The world’s most enormous digital camera will help astronomers study billions of galaxies

The world’s most enormous digital camera will help astronomers study billions of galaxies

Engineers in the United States are on the verge of completing what will officially be the world’s giant digital camera. Seven years in the making, weighing three tons, about the size of a car and equipped with a 3,200-megapixel sensor, the camera was unveiled by the US Department of Energy’s SLAC National Accelerator Laboratory and will also help analyze thousands of millions of galaxies still unknown. The nearly two-meter-tall camera is expected to complete its final modifications before the end of the year and be installed at the Rubin Observatory in Chile on Cerro Pachón for launch by the end of 2024.

What does it mean to make the world’s giant camera?

Well, it’s a 1.5-meter lens, a 60cm focal length lens and cooling technology. This cooling technology cools the camera to -100°C to reduce noise during operation. The cooling technology upgrade will be the last modification to the camera before it is shipped to Chile.

To put focal length in perspective, the standard frame size for a consumer camera is around 3.5 centimeters. The giant camera at the SLAC National Accelerator Laboratory contains 3.2 billion pixels every 10 microns. This allows the camera to produce the highest resolution images and detect objects 100 million times darker than seen.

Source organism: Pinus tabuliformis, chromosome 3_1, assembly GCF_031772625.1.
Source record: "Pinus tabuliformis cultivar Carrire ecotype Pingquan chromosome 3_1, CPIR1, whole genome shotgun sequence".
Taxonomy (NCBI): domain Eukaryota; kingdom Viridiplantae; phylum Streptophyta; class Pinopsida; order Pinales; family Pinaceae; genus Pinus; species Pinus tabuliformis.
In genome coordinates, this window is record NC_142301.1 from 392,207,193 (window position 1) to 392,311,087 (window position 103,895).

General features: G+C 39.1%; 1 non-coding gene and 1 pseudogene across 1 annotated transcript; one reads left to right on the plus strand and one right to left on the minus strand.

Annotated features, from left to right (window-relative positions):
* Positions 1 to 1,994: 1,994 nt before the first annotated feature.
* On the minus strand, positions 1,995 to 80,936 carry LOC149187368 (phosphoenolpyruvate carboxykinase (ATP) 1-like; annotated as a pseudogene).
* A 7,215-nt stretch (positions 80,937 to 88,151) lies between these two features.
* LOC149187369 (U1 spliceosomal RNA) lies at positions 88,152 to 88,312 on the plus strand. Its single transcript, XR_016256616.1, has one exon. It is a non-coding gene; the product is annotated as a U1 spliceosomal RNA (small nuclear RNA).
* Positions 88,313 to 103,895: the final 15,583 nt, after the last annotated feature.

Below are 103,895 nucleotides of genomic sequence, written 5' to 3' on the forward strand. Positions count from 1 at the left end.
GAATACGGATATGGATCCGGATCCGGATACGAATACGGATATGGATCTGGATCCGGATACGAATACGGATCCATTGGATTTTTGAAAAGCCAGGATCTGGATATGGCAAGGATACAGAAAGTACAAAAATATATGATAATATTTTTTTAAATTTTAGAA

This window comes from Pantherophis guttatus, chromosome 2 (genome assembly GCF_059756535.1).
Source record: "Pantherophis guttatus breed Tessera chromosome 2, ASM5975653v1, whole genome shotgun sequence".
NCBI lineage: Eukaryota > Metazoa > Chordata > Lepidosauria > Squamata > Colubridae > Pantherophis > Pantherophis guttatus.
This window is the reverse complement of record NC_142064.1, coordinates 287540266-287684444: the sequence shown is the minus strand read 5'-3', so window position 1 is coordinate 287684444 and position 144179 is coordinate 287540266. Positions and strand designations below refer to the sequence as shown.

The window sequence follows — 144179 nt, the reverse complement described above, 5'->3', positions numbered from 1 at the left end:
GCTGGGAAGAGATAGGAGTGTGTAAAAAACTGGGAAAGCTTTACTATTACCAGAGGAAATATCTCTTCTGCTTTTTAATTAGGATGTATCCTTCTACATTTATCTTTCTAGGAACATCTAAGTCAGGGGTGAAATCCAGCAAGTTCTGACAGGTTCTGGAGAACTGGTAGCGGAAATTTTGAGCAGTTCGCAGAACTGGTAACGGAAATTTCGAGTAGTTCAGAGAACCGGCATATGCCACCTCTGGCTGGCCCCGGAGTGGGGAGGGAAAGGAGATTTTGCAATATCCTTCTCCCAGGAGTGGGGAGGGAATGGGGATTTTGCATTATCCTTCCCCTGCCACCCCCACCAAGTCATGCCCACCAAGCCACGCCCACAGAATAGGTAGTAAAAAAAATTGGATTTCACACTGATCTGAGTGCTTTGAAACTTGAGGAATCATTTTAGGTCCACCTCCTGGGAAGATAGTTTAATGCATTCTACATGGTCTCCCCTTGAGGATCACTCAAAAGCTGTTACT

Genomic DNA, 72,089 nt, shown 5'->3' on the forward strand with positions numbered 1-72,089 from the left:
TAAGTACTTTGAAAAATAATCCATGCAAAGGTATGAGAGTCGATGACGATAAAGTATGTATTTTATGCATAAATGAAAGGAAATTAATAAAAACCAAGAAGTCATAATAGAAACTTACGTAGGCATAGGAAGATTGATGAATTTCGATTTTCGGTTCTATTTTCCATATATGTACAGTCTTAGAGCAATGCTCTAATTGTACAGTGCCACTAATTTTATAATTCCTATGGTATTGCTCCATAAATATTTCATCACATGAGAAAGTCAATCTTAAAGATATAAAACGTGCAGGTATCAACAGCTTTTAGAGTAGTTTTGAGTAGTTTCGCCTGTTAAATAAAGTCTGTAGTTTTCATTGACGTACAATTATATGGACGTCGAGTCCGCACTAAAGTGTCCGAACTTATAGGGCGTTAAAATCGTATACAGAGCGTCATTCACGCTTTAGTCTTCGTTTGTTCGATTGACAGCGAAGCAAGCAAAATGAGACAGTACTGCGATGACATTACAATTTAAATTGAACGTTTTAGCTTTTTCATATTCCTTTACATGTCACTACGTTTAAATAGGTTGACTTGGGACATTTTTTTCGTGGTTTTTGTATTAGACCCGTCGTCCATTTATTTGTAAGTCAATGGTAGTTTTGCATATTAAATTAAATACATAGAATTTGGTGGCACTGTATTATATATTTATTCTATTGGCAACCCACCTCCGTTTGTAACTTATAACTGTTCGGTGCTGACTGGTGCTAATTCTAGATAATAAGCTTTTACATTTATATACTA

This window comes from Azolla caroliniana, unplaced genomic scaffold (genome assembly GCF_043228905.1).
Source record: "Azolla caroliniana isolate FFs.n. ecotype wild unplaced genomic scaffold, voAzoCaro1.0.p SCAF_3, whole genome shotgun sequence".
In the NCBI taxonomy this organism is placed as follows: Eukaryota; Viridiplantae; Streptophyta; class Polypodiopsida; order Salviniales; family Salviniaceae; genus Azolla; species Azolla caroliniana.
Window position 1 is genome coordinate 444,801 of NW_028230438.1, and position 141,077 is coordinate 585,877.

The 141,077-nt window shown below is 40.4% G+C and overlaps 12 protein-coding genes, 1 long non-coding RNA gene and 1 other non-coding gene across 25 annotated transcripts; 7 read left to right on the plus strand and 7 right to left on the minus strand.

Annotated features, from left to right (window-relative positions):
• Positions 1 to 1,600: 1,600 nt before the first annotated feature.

What is the purpose of the camera?

For the next ten years, the camera will be based in Chile at the Rubin Observatory and will monitor the southern sky, capturing panoramic images every few nights. A primary goal of the project is to understand dark energy and darkness better. Dark energy is the force thought to be accelerating the rate at which the universe is expanding, but it remains a mystery to experts in the field. On the other hand, dark matter is the material thought to make up about 85 percent of the material in our universe. The camera will also help astronomers see parts of the universe that science has yet to discover. Theoretically, it should be able to detect billions of galaxies with its 189 sensors in the next ten years.

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